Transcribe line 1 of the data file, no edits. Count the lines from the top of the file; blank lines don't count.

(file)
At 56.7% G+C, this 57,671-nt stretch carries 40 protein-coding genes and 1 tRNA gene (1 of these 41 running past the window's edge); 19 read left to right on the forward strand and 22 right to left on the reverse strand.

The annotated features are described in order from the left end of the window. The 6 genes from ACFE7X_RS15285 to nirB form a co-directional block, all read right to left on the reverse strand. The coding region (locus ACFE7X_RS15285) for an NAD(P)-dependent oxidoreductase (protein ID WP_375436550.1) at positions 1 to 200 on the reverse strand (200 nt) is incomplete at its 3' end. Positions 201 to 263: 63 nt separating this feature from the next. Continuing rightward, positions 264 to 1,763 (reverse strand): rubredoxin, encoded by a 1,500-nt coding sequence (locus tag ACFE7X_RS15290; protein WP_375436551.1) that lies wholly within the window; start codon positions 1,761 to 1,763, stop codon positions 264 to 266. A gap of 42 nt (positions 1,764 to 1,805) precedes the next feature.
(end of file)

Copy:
At 56.7% G+C, this 57,671-nt stretch carries 40 protein-coding genes and 1 tRNA gene (1 of these 41 running past the window's edge); 19 read left to right on the forward strand and 22 right to left on the reverse strand.